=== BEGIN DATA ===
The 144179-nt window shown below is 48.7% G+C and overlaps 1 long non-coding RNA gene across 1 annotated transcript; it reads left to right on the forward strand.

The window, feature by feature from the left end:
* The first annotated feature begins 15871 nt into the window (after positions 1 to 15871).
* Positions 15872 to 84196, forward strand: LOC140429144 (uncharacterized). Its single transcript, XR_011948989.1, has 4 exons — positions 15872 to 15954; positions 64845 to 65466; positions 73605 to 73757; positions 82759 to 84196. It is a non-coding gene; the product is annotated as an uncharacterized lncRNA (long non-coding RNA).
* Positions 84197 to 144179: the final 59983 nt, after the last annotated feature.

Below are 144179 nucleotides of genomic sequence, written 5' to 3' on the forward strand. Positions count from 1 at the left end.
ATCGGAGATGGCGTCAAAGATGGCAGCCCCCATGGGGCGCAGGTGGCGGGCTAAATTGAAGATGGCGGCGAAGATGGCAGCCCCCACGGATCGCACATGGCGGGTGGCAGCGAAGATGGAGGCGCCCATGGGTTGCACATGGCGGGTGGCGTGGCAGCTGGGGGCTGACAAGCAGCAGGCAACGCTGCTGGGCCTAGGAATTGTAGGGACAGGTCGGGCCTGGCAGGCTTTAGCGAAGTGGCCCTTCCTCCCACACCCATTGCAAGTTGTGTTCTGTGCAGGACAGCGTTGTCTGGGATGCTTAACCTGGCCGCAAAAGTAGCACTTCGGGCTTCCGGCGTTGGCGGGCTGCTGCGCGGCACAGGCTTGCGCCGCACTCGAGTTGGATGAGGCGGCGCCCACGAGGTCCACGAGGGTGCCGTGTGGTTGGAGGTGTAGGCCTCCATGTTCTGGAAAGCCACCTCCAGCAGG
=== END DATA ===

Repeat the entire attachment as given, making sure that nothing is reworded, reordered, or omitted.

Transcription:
The 144179-nt window shown below is 48.7% G+C and overlaps 1 long non-coding RNA gene across 1 annotated transcript; it reads left to right on the forward strand.

The window, feature by feature from the left end:
* The first annotated feature begins 15871 nt into the window (after positions 1 to 15871).
* Positions 15872 to 84196, forward strand: LOC140429144 (uncharacterized). Its single transcript, XR_011948989.1, has 4 exons — positions 15872 to 15954; positions 64845 to 65466; positions 73605 to 73757; positions 82759 to 84196. It is a non-coding gene; the product is annotated as an uncharacterized lncRNA (long non-coding RNA).
* Positions 84197 to 144179: the final 59983 nt, after the last annotated feature.

Below are 144179 nucleotides of genomic sequence, written 5' to 3' on the forward strand. Positions count from 1 at the left end.
ATCGGAGATGGCGTCAAAGATGGCAGCCCCCATGGGGCGCAGGTGGCGGGCTAAATTGAAGATGGCGGCGAAGATGGCAGCCCCCACGGATCGCACATGGCGGGTGGCAGCGAAGATGGAGGCGCCCATGGGTTGCACATGGCGGGTGGCGTGGCAGCTGGGGGCTGACAAGCAGCAGGCAACGCTGCTGGGCCTAGGAATTGTAGGGACAGGTCGGGCCTGGCAGGCTTTAGCGAAGTGGCCCTTCCTCCCACACCCATTGCAAGTTGTGTTCTGTGCAGGACAGCGTTGTCTGGGATGCTTAACCTGGCCGCAAAAGTAGCACTTCGGGCTTCCGGCGTTGGCGGGCTGCTGCGCGGCACAGGCTTGCGCCGCACTCGAGTTGGATGAGGCGGCGCCCACGAGGTCCACGAGGGTGCCGTGTGGTTGGAGGTGTAGGCCTCCATGTTCTGGAAAGCCACCTCCAGCAGG